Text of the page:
Practically speaking, airlines almost never enforce the law against phone calls. I couldn’t find any record of a passenger being arrested for making an illegal phone call. But you should mind what you say either way. A few weeks ago in India, authorities arrested a man discussing his plans to hijack the plane before takeoff. 

The pro-call passengers wonder how making phone calls became such a controversial topic. After all, you could make a call from a plane until 2013, when airlines decommissioned their Airfones. What happened in the decade between?

The likeliest answer: Airlines kept taking things away from passengers, including legroom, the ability to carry a bag on the plane, seat assignments. The one thing they haven’t removed yet is the peace and quiet at cruising altitude.

Bottom line: The pro-phone folks believe calls are safe and that banning them stands in the way of personal freedom and progress.

Before we continue, I’d love to get your opinion on phone calls on planes.

Should we allow phone calls on planes in the U.S.?

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Who’s right about making phone calls on planes?

The anti-call passengers make a valid point about unwanted noise. The cabin of an airliner can be chaotic and loud, so why add to the confusion? 

But their main argument that it somehow makes a flight less safe doesn’t really fly. Swarun Kumar, professor of electrical and computer engineering at Carnegie Mellon University, says aviation safety experts are no longer concerned that wireless calls could interfere with cockpit equipment.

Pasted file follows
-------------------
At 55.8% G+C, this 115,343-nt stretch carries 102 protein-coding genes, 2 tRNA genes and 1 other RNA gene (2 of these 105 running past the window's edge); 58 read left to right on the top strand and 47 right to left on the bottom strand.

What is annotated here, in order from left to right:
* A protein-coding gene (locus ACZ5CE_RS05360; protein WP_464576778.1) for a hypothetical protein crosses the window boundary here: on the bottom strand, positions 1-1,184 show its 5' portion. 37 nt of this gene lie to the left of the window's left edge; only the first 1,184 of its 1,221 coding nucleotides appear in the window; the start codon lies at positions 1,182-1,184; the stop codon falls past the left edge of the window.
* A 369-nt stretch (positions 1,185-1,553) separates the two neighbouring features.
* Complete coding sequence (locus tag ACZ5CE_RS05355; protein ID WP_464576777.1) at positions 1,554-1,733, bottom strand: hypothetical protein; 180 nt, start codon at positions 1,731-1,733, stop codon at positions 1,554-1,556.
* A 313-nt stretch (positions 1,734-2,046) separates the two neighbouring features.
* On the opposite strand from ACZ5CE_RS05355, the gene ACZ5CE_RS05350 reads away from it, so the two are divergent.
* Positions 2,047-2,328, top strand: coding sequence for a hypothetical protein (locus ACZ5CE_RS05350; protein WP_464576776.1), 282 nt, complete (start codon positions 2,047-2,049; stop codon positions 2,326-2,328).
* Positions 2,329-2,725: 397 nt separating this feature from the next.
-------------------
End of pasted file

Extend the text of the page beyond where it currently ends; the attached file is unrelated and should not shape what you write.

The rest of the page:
“In fact, using data when airborne is technically not a violation, and of course, plenty of travelers use in-flight Wi-Fi,” he adds.

I’m not aware of any evidence that in the Airfone days, the handsets distracted passengers from the in-flight safety announcements or somehow made flying less safe, either.

So maybe the time is right to consider allowing phone calls on domestic airlines, which EU regulators have already recognized. You can’t turn the cabin into a no-call zone in 2023. People need to communicate. But there’s a right way to do it.

How to make a responsible phone call on a plane

There are two key issues when it comes to in-flight phone calls. The first is, who gets to make a call, and when?

Airlines would have to communicate their policies clearly in advance. They would need to address issues like when calls are not allowed, such as during in-flight safety announcements or during takeoff and landing. And they would need to enforce those rules, probably by disabling the network during those times.

More importantly, airline crew would need to brief passengers on proper phone manners, since this is a topic passengers didn’t learn in school. It’s not OK to have a loud conversation in the middle of the night when your seatmate is trying to sleep, for example.   

Issue number two: Where do we put the talkers? Nick Leighton, an etiquette expert, says airlines should consider creating a quiet cabin like Acela’s Quiet Car. I’m sure there’s an airline revenue manager or two out there imagining the extra fees that selling seats in a quiet cabin could generate.

“There are so many compelling and legitimate reasons to be reachable by phone at 35,000 feet that coming up with some sort of etiquette-approved solution is worthwhile,” he says.

We’re still a long way from being able to make legal phone calls from a plane in the United States. But it is time to start thinking about how we’ll handle voice calls when they become a reality. 

It’s not a question of if it will happen, but when.

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Christopher Elliott

Christopher Elliott is the founder of Elliott Advocacy, a 501(c)(3) nonprofit organization that empowers consumers to solve their problems and helps those who can't. He's the author of numerous books on consumer advocacy and writes three nationally syndicated columns. He also publishes the Elliott Report, a news site for consumers, and Elliott Confidential, a critically acclaimed newsletter about customer service. If you have a consumer problem you can't solve, contact him directly through his advocacy website. You can also follow him on X, Facebook, and LinkedIn, or sign up for his daily newsletter.